I arrived safely back from Carriacou on Wednesday (despite the ferry I was supposed to take being full and so I ended up having to take a veeery small “ferry” (it was not a ferry!) back to Grenada – but I survived and pushed my sea-sickness levels a little bit further ūüôā )

I just had some pictures and stories from Carriacou that I wanted to share with you before I update you on the rest of what’s been going on!


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I lived on the beautiful beach called Paradise Beach, which had crystal blue waters and the whitest sand you could find. It was sooooo sooo beautiful (couldn’t come up with a more creative adjective).

The accommodation itself though, was … so-so (my adjectives are really not too great this time…).

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Detailss, haha! 

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Yes, I did end up taking Koster-showers. For those of you who don’t know what that is, I think you’re better off not knowing haha!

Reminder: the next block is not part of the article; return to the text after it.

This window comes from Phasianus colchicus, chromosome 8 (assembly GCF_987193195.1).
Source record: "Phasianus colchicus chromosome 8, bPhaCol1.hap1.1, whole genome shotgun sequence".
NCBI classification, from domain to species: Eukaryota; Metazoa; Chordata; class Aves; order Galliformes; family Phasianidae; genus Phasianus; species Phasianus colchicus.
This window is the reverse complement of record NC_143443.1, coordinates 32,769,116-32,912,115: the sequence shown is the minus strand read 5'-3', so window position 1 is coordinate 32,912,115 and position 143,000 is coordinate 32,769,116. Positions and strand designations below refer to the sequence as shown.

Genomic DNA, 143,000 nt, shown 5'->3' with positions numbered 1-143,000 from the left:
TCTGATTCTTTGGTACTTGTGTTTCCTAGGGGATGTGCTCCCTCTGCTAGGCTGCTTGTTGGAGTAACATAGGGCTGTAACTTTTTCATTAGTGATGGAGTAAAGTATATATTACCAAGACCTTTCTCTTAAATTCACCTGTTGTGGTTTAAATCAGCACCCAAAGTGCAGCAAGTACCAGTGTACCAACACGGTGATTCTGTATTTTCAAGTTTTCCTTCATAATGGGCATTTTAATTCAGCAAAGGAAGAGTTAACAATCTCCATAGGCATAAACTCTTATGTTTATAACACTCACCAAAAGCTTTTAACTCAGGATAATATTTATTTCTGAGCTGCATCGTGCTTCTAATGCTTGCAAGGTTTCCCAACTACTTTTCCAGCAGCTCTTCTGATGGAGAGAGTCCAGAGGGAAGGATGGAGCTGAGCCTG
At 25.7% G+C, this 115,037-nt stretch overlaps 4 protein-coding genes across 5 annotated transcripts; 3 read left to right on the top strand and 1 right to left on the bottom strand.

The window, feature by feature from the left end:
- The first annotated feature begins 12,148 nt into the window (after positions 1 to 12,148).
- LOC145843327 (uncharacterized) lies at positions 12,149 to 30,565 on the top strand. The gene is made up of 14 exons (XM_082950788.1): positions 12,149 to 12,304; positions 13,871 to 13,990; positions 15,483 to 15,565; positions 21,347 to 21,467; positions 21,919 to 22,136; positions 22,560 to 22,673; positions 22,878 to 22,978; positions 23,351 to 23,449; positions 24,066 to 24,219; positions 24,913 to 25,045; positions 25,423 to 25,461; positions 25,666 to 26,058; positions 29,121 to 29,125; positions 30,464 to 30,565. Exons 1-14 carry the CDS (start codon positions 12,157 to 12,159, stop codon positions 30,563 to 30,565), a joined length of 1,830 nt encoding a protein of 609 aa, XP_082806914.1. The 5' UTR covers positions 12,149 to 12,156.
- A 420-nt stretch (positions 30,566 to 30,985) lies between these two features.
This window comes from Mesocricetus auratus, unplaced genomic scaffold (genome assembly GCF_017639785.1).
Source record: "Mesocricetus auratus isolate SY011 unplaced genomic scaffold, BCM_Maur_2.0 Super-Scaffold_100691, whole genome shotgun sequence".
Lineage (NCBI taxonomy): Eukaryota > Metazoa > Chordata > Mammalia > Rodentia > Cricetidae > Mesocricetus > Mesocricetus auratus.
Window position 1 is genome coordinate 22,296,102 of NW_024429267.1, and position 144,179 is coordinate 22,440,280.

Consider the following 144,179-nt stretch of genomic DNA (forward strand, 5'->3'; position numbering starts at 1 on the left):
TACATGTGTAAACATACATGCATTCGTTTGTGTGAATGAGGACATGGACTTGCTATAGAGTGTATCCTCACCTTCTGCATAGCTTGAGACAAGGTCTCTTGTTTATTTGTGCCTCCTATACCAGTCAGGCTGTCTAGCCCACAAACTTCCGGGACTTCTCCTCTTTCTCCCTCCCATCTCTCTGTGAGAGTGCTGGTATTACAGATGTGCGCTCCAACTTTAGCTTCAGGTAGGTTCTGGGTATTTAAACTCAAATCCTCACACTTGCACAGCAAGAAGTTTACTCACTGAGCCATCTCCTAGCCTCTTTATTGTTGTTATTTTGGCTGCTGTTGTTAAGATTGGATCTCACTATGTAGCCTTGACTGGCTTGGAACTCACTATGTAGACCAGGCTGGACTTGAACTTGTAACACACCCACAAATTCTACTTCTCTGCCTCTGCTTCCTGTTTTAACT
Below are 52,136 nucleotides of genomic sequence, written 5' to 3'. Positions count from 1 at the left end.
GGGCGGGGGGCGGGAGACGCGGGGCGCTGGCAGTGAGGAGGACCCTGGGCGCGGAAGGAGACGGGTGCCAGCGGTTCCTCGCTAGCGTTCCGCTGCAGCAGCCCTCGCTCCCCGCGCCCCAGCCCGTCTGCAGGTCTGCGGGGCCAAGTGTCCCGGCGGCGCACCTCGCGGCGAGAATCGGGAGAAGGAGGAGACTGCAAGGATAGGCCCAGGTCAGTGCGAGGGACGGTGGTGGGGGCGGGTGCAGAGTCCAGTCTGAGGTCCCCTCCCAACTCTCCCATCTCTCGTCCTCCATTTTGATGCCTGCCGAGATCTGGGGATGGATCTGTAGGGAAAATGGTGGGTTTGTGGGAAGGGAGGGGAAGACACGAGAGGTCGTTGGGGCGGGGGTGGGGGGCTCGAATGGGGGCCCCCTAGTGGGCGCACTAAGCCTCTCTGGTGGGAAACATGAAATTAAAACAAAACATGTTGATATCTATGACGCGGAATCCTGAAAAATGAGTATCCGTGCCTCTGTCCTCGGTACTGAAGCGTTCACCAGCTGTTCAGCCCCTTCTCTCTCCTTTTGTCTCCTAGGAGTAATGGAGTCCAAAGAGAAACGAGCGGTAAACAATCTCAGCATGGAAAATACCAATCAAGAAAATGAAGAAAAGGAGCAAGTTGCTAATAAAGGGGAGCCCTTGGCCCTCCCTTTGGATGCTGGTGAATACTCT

Thoughts from Carriacou:

My accommodation was far from luxurious. It did lack air conditioning and well looked like what you saw in the photos. The place didn’t have any website or pictures online that I had looked at before I came there so I had no idea what to expect. So at first, I will admit I was a little bit … curious as to how this would work out. But after all, this is my gap year and money needs to be used sparingly, so I would make this work I thought. On my first night at the guest house, the owner, Sam, asked me if I wanted to go to a small town with him where they had live music. Well, why not I thought. So we went to a restaurant and had a delicious pizza (it was Friday after all – everyone knows the Thomassen tradition ūüôā ). We then went to a local bar and watched a band play local music and then five guys started playing African drums and they literally started playing with fire!

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So, because I lived where I lived, I got to experience a really great night out in Carriacou!

Furthermore, there was a small bar located at the end of Paradise Beach, which I went to go check out on Saturday. Here I met some cool people who bought me drinks, hehe, and we had a fun night together. We were joined by a young couple from England as well and it was a fun Saturday night on the beach! Once again, this happened because of where I was staying!

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Off the Hook Bar and Grill! What a great place ūüôā